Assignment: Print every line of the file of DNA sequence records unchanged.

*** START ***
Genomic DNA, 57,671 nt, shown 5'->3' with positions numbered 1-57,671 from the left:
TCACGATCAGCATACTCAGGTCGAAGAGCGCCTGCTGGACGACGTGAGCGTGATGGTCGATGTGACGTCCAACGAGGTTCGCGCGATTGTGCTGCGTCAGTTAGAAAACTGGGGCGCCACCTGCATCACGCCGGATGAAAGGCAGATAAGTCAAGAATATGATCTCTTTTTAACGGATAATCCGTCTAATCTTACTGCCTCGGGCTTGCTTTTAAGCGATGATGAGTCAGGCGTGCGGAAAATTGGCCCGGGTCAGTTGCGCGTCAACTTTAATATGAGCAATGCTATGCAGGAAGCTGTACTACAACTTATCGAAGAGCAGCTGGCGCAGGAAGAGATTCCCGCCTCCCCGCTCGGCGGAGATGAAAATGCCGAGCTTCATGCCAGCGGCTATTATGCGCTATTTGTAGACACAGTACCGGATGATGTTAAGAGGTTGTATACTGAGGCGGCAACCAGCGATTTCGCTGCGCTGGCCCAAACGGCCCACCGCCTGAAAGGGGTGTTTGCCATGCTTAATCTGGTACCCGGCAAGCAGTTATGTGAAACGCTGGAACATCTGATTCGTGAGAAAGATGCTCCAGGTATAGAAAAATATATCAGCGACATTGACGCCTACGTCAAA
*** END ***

Genomic DNA, 57,671 nt, shown 5'->3' with positions numbered 1-57,671 from the left:
TCACGATCAGCATACTCAGGTCGAAGAGCGCCTGCTGGACGACGTGAGCGTGATGGTCGATGTGACGTCCAACGAGGTTCGCGCGATTGTGCTGCGTCAGTTAGAAAACTGGGGCGCCACCTGCATCACGCCGGATGAAAGGCAGATAAGTCAAGAATATGATCTCTTTTTAACGGATAATCCGTCTAATCTTACTGCCTCGGGCTTGCTTTTAAGCGATGATGAGTCAGGCGTGCGGAAAATTGGCCCGGGTCAGTTGCGCGTCAACTTTAATATGAGCAATGCTATGCAGGAAGCTGTACTACAACTTATCGAAGAGCAGCTGGCGCAGGAAGAGATTCCCGCCTCCCCGCTCGGCGGAGATGAAAATGCCGAGCTTCATGCCAGCGGCTATTATGCGCTATTTGTAGACACAGTACCGGATGATGTTAAGAGGTTGTATACTGAGGCGGCAACCAGCGATTTCGCTGCGCTGGCCCAAACGGCCCACCGCCTGAAAGGGGTGTTTGCCATGCTTAATCTGGTACCCGGCAAGCAGTTATGTGAAACGCTGGAACATCTGATTCGTGAGAAAGATGCTCCAGGTATAGAAAAATATATCAGCGACATTGACGCCTACGTCAAA